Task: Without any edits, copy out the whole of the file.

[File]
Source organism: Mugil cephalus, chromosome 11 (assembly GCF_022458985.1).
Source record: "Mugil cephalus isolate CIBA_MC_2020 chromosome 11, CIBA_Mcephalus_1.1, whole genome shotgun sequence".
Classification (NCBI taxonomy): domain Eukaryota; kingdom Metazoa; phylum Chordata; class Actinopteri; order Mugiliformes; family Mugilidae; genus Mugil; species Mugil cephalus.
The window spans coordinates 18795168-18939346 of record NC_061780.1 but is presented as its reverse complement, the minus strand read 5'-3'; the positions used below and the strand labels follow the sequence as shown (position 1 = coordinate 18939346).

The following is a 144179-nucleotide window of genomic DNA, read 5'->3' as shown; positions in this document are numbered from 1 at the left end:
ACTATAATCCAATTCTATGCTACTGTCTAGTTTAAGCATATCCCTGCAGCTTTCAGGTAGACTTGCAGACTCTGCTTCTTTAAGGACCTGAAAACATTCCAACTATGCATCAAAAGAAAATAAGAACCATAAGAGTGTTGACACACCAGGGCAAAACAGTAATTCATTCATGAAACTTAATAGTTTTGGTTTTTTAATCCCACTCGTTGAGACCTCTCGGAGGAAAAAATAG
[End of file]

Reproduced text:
Source organism: Mugil cephalus, chromosome 11 (assembly GCF_022458985.1).
Source record: "Mugil cephalus isolate CIBA_MC_2020 chromosome 11, CIBA_Mcephalus_1.1, whole genome shotgun sequence".
Classification (NCBI taxonomy): domain Eukaryota; kingdom Metazoa; phylum Chordata; class Actinopteri; order Mugiliformes; family Mugilidae; genus Mugil; species Mugil cephalus.
The window spans coordinates 18795168-18939346 of record NC_061780.1 but is presented as its reverse complement, the minus strand read 5'-3'; the positions used below and the strand labels follow the sequence as shown (position 1 = coordinate 18939346).

The following is a 144179-nucleotide window of genomic DNA, read 5'->3' as shown; positions in this document are numbered from 1 at the left end:
ACTATAATCCAATTCTATGCTACTGTCTAGTTTAAGCATATCCCTGCAGCTTTCAGGTAGACTTGCAGACTCTGCTTCTTTAAGGACCTGAAAACATTCCAACTATGCATCAAAAGAAAATAAGAACCATAAGAGTGTTGACACACCAGGGCAAAACAGTAATTCATTCATGAAACTTAATAGTTTTGGTTTTTTAATCCCACTCGTTGAGACCTCTCGGAGGAAAAAATAG